The Sazerac, one of the earliest recorded cocktails, came into this world sometime in the 1850s. It was originally made with brandy, but (as I’m sure you’ll agree) there’s nothing quite like one made with a good rye whiskey.–Ben Reed
LC Shazam! Sazerac Note
It should come as no surprise that the Sazerac cocktail, a drink that draws heavily on the spirited oomph of absinthe, originated in the relatively loose city of New Orleans. It reportedly came into existence as the house cocktail at an “exchange” (read: bar) run by a booze importer in the early 1800s. It was a variant on a “cocktail,” which in those days referred to the loose equation of a little sugar, a little water, a lot of booze, and a splash of bitters. Peychaud’s is the traditional bitters of choice, seeing as the druggist Antoine Amedie Peychaud was located just down the street from the “exchange.” Cognac was the original booze of choice, though allegiance quickly shifted to rye whiskey in the late 1800s when a phylloxera outbreak in Europe halted the production of European wines and spirits, while barrels of straight rye conveniently came floating down the Mississippi from the Midwest. What makes the Sazerac a unique expression of cocktaildom is the rinse of absinthe in the glass, which lends the cocktail a slight herbal smack and a surfeit of bragging rights. (Yes, in a sense, it’s a damn fool waste. You can leave a slight puddle in the glass, but don’t get all crazy and leave all the absinthe. Wait and take a sip of this cocktail prior to passing judgement.)
Don’t be confused if you happen across a bottle labeled “Sazerac” at the liquor store. This is a brand of rye whiskey—and a misnomer.
- 2 ounces rye whiskey (or, for traditionalists, brandy, preferably a fine Cognac)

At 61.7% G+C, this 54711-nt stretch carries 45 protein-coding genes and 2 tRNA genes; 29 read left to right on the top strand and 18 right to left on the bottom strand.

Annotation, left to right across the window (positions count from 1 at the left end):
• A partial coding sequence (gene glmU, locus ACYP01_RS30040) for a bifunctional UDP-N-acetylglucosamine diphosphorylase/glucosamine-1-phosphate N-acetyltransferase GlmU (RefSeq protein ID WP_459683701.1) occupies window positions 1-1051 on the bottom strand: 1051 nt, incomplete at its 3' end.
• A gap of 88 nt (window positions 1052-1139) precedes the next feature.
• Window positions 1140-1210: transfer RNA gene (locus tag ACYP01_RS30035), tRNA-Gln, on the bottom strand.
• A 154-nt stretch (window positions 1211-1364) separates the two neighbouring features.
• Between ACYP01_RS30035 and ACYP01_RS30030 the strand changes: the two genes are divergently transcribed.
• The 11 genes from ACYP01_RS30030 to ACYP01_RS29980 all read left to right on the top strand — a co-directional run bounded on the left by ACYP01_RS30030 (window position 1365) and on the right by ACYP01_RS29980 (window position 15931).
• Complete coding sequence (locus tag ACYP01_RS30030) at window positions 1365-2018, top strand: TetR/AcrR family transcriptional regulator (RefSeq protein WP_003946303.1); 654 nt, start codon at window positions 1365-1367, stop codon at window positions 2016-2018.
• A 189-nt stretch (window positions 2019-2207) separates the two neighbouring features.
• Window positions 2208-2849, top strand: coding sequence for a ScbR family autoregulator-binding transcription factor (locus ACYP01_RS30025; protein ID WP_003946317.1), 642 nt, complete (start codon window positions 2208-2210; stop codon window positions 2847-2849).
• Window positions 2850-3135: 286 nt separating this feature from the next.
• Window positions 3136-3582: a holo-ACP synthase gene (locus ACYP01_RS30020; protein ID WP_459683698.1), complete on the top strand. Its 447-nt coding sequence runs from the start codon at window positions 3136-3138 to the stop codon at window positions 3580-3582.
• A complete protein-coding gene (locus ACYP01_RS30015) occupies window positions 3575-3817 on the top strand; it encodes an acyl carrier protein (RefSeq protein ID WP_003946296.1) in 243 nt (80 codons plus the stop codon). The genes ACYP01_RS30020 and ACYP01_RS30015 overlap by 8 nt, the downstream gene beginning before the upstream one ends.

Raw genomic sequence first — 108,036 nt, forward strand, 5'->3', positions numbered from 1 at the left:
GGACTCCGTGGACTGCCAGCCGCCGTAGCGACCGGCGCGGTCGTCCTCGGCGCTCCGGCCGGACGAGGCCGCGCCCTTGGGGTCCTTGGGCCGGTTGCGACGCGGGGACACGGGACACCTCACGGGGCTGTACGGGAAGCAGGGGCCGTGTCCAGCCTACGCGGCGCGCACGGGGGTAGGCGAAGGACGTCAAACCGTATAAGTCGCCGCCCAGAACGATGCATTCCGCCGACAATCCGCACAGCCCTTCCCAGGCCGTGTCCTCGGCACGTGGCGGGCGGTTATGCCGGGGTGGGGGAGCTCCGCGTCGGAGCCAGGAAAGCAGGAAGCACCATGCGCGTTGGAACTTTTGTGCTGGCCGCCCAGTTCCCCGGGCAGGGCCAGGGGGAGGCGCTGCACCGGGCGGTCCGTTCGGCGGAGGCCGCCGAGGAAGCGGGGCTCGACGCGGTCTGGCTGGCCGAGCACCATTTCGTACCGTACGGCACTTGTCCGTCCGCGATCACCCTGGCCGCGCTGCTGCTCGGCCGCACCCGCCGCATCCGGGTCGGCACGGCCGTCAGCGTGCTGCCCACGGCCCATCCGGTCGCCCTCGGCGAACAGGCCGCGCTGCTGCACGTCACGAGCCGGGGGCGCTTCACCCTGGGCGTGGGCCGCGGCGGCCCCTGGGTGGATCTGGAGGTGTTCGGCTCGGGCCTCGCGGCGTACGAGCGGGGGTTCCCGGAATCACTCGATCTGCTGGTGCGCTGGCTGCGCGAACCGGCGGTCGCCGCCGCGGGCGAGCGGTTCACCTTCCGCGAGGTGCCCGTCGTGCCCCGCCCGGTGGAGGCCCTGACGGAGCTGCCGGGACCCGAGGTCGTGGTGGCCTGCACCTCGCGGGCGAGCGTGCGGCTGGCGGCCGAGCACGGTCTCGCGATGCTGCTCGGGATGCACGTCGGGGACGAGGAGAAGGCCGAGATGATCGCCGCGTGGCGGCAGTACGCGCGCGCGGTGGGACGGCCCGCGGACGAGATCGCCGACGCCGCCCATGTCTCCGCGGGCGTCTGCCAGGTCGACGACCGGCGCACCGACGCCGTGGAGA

- 2 teaspoons Simple Syrup
- 2 dashes Peychaud’s bitters or more to taste
- 2 teaspoons absinthe or pastis (such as Herbsaint, Pernod, or Ricard)
- Lemon twist
- Stir the whiskey, Simple Syrup, and bitters in an old-fashioned glass filled with ice.
- Rinse a second old-fashioned glass, preferably chilled, with the absinthe and dump out the liquid.
- Strain the contents of the first glass into the absinthe-rinsed glass and garnish with the twist.
Recipe Testers’ Reviews
This is my drink! After living in New Orleans for 5 years there’s nothing that brings me back quite like a Sazerac. I believe that this drink needs to find a larger audience because it’s such a great classic cocktail. It’s a simple recipe and I prefer more of the Peychaud’s, but that’s a personal taste. The absinthe rinse adds such a lovely anise flavor. I think this is great during the winter, but honestly, it can be enjoyed year-round (as I do). It’s a potent cocktail worth trying.
This is a pretty classic formula for a Sazerac. The Sazerac is a cocktail that reveals itself in layers of flavor. You need to take your time with this one. Each sip will be a little bit different from the next. The first might taste mostly like the primary ingredient, but the absinthe and bitters shine through as you sip, and add a marvelous complexity. It may seem a horrible waste to swirl absinthe around a glass and toss it, but trust me, that tiny bit left in the glass is enough. The simple syrup rounds things out and adds depth. You can adjust the amount as you please.
Originally published December 04, 2012